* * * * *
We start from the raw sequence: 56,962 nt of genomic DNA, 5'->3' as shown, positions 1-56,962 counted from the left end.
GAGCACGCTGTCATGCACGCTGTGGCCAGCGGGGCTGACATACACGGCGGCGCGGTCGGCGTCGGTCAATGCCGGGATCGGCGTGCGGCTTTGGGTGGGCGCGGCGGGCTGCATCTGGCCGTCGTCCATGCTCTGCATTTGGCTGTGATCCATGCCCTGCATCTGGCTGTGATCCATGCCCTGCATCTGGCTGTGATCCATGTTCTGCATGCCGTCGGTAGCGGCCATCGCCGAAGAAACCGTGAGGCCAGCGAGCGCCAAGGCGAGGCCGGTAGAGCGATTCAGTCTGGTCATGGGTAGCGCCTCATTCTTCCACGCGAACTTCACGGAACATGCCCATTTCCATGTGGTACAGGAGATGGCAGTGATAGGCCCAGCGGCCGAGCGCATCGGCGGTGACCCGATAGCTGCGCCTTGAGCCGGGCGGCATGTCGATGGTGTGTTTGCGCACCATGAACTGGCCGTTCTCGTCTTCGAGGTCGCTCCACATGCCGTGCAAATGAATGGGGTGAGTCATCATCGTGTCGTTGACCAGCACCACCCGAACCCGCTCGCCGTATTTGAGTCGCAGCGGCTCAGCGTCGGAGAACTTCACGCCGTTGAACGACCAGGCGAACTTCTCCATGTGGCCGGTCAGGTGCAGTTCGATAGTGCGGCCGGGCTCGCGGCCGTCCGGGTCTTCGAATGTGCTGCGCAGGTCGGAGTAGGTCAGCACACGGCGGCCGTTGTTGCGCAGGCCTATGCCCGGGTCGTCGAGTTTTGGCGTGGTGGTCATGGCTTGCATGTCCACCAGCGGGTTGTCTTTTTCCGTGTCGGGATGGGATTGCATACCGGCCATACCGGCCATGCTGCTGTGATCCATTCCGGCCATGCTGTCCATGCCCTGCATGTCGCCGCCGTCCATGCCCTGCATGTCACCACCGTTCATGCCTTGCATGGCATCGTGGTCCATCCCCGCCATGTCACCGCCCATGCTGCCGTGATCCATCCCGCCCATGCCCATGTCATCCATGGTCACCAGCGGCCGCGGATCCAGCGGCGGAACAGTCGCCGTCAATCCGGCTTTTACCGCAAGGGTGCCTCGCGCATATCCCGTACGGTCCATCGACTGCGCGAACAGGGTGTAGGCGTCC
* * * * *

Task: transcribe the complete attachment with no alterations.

We start from the raw sequence: 56,962 nt of genomic DNA, 5'->3' as shown, positions 1-56,962 counted from the left end.
GAGCACGCTGTCATGCACGCTGTGGCCAGCGGGGCTGACATACACGGCGGCGCGGTCGGCGTCGGTCAATGCCGGGATCGGCGTGCGGCTTTGGGTGGGCGCGGCGGGCTGCATCTGGCCGTCGTCCATGCTCTGCATTTGGCTGTGATCCATGCCCTGCATCTGGCTGTGATCCATGCCCTGCATCTGGCTGTGATCCATGTTCTGCATGCCGTCGGTAGCGGCCATCGCCGAAGAAACCGTGAGGCCAGCGAGCGCCAAGGCGAGGCCGGTAGAGCGATTCAGTCTGGTCATGGGTAGCGCCTCATTCTTCCACGCGAACTTCACGGAACATGCCCATTTCCATGTGGTACAGGAGATGGCAGTGATAGGCCCAGCGGCCGAGCGCATCGGCGGTGACCCGATAGCTGCGCCTTGAGCCGGGCGGCATGTCGATGGTGTGTTTGCGCACCATGAACTGGCCGTTCTCGTCTTCGAGGTCGCTCCACATGCCGTGCAAATGAATGGGGTGAGTCATCATCGTGTCGTTGACCAGCACCACCCGAACCCGCTCGCCGTATTTGAGTCGCAGCGGCTCAGCGTCGGAGAACTTCACGCCGTTGAACGACCAGGCGAACTTCTCCATGTGGCCGGTCAGGTGCAGTTCGATAGTGCGGCCGGGCTCGCGGCCGTCCGGGTCTTCGAATGTGCTGCGCAGGTCGGAGTAGGTCAGCACACGGCGGCCGTTGTTGCGCAGGCCTATGCCCGGGTCGTCGAGTTTTGGCGTGGTGGTCATGGCTTGCATGTCCACCAGCGGGTTGTCTTTTTCCGTGTCGGGATGGGATTGCATACCGGCCATACCGGCCATGCTGCTGTGATCCATTCCGGCCATGCTGTCCATGCCCTGCATGTCGCCGCCGTCCATGCCCTGCATGTCACCACCGTTCATGCCTTGCATGGCATCGTGGTCCATCCCCGCCATGTCACCGCCCATGCTGCCGTGATCCATCCCGCCCATGCCCATGTCATCCATGGTCACCAGCGGCCGCGGATCCAGCGGCGGAACAGTCGCCGTCAATCCGGCTTTTACCGCAAGGGTGCCTCGCGCATATCCCGTACGGTCCATCGACTGCGCGAACAGGGTGTAGGCGTCC